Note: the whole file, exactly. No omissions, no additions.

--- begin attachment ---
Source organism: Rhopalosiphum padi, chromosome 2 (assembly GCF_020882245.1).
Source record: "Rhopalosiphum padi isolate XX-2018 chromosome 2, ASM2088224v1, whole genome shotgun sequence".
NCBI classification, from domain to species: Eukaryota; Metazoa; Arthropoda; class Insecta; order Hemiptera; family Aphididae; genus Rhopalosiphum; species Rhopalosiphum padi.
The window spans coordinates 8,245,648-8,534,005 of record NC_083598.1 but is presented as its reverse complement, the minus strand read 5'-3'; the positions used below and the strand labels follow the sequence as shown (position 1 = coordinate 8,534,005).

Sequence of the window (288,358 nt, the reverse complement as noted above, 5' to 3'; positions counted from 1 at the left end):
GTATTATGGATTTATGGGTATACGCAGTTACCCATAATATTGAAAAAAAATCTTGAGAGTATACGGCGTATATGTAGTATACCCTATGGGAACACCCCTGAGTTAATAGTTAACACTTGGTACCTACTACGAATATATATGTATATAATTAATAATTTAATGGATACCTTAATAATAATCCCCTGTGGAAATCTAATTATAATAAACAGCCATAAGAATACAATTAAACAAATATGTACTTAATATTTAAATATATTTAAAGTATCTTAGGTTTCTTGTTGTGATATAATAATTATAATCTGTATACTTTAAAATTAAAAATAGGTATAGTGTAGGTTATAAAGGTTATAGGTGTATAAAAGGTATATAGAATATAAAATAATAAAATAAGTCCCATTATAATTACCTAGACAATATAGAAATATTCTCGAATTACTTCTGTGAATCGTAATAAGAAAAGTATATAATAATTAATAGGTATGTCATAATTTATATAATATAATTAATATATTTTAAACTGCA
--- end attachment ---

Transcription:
Source organism: Rhopalosiphum padi, chromosome 2 (assembly GCF_020882245.1).
Source record: "Rhopalosiphum padi isolate XX-2018 chromosome 2, ASM2088224v1, whole genome shotgun sequence".
NCBI classification, from domain to species: Eukaryota; Metazoa; Arthropoda; class Insecta; order Hemiptera; family Aphididae; genus Rhopalosiphum; species Rhopalosiphum padi.
The window spans coordinates 8,245,648-8,534,005 of record NC_083598.1 but is presented as its reverse complement, the minus strand read 5'-3'; the positions used below and the strand labels follow the sequence as shown (position 1 = coordinate 8,534,005).

Sequence of the window (288,358 nt, the reverse complement as noted above, 5' to 3'; positions counted from 1 at the left end):
GTATTATGGATTTATGGGTATACGCAGTTACCCATAATATTGAAAAAAAATCTTGAGAGTATACGGCGTATATGTAGTATACCCTATGGGAACACCCCTGAGTTAATAGTTAACACTTGGTACCTACTACGAATATATATGTATATAATTAATAATTTAATGGATACCTTAATAATAATCCCCTGTGGAAATCTAATTATAATAAACAGCCATAAGAATACAATTAAACAAATATGTACTTAATATTTAAATATATTTAAAGTATCTTAGGTTTCTTGTTGTGATATAATAATTATAATCTGTATACTTTAAAATTAAAAATAGGTATAGTGTAGGTTATAAAGGTTATAGGTGTATAAAAGGTATATAGAATATAAAATAATAAAATAAGTCCCATTATAATTACCTAGACAATATAGAAATATTCTCGAATTACTTCTGTGAATCGTAATAAGAAAAGTATATAATAATTAATAGGTATGTCATAATTTATATAATATAATTAATATATTTTAAACTGCA